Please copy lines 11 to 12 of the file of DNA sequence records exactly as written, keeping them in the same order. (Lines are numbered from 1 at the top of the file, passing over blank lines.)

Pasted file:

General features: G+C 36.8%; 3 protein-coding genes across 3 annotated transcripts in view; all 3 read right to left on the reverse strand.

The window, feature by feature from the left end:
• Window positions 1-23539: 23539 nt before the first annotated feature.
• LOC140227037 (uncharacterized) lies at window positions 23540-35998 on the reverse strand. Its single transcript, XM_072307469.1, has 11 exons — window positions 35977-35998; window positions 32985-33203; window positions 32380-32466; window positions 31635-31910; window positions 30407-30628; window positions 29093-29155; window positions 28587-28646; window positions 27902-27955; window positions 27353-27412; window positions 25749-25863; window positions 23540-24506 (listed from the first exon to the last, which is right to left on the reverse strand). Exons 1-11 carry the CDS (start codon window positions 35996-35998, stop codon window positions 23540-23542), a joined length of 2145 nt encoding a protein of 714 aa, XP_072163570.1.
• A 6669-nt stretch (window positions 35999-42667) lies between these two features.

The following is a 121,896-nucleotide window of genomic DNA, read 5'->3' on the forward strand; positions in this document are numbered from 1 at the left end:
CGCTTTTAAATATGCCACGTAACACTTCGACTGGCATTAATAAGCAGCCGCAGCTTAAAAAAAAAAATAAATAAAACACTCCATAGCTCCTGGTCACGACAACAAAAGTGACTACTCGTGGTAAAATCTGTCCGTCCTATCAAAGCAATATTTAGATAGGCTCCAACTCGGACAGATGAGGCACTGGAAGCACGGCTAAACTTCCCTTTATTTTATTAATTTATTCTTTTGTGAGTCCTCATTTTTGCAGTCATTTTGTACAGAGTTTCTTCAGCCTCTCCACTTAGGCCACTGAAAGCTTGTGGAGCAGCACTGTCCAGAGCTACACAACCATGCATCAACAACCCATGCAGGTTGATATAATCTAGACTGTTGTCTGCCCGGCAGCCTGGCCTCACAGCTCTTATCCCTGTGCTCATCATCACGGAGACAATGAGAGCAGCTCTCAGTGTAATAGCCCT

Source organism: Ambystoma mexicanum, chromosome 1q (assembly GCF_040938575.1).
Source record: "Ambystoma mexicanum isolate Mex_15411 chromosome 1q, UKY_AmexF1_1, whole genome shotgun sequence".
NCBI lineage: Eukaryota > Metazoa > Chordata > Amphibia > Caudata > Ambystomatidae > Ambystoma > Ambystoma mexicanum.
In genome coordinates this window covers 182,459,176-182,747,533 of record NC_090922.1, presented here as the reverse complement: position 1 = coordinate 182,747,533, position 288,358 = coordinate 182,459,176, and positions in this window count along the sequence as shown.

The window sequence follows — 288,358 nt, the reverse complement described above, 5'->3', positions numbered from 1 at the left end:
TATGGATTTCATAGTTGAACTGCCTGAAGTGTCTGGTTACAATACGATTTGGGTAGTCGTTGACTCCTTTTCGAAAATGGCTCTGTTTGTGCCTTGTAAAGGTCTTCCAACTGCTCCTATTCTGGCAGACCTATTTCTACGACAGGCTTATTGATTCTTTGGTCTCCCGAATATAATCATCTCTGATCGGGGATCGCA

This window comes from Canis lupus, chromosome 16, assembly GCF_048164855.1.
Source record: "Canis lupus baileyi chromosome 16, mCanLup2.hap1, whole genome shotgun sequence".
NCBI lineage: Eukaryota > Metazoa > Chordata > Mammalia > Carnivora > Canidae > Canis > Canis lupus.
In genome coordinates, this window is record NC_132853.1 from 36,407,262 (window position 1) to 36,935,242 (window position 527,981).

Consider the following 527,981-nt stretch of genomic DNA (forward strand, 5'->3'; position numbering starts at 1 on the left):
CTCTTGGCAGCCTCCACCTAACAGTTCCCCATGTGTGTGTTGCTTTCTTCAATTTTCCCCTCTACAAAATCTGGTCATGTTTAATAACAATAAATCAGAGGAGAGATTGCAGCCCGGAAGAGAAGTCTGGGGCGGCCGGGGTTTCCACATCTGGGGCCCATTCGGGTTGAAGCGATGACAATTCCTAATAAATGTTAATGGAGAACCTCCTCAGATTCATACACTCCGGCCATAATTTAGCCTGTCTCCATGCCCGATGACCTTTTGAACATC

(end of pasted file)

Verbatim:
In genome coordinates this window covers 182,459,176-182,747,533 of record NC_090922.1, presented here as the reverse complement: position 1 = coordinate 182,747,533, position 288,358 = coordinate 182,459,176, and positions in this window count along the sequence as shown.

The window sequence follows — 288,358 nt, the reverse complement described above, 5'->3', positions numbered from 1 at the left end: